Writing these things is helping me to actually believe more firmly what I’ve been trying to tell myself. It’s ok to break away from the public school way of doing things! If you’re a homeschooler did you have trouble convincing yourself of that? It’s taken me years…and I’m still learning!


If you have a question about any of the curricula we’ve used just ask!

Curricula I’ve used:
I’m a curriculum junkie and it’s hard for me to stick with one thing…because the next best thing could be one mouse click away. Cost holds me back somewhat. I do experiment from year to year. We have used

Here’s what we’re using for the 2015/2016 school year:

Here’s what we used for the 2014/2015 school year:

Here’s what we used for the 2013/2014 school year:

  • Bible: AWANA
  • History/Literature/Writing/Art: Tapestry of Grace, Year 2
  • Math: Abeka
  • Science: Apologia’s Zoology 1 for the 6th grader and Alpha Omega’s LifePacs for our 2nd grader. (I stopped after book 4 or 5. It’s such basic information that she’ll learn through living everyday life. She’s going to take part in the Zoology experiments.)
  • French: Taking part in a local co-op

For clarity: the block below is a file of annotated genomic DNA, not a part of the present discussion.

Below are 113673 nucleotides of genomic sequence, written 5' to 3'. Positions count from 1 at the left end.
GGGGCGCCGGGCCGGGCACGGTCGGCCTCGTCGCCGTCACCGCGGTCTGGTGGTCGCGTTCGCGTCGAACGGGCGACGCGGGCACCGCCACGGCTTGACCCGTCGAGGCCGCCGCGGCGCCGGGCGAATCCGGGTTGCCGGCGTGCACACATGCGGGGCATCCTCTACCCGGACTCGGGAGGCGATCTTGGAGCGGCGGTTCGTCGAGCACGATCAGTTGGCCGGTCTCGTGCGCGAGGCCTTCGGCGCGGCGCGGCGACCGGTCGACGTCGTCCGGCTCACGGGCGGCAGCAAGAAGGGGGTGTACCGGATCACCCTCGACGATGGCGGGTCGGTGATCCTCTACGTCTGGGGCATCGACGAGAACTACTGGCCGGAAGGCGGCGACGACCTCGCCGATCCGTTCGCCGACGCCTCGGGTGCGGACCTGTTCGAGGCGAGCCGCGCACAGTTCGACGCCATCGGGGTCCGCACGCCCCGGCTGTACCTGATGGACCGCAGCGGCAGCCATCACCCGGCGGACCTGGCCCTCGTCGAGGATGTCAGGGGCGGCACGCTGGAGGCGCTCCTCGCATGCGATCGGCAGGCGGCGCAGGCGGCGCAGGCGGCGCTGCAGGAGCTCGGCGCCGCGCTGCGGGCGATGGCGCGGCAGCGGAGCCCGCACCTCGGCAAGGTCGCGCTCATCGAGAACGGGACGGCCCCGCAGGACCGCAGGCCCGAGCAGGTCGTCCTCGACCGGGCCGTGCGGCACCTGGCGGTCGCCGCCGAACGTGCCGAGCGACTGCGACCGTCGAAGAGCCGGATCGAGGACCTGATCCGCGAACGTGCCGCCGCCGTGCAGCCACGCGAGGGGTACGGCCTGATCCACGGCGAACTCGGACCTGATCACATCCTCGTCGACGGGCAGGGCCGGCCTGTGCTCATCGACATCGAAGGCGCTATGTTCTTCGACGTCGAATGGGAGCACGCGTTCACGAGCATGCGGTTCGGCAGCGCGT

• Art: Taking part in a local co-op
  • Spelling: All About Spelling
  • Grammar: Easy Grammar/Daily Grams (7th grade) and Alpha Omega Horizons (2nd grade)
  • Cursive: I had started using a program with our 2nd grader, got through half of it, and realized she needs to mature a bit before tackling that.

(We did school for the 2011/2012 and 2012/2013 years,
but I wasn’t blogging much and I don’t have that recorded here.)

Here’s what we used for the 2010-2011 school year:

Here’s what we used the 2009-2010 school year:

Here’s what we used the 2008-2009 school year:

Here’s what we used the 2007-2008 school year:


  • Donna Young‘s organizational tools. It’s FREE!
  • Homeschool Tracker (to replace my Microsoft Office One Note addiction). I use the FREE version!
  • HSLDA (Home School Legal Defense Association)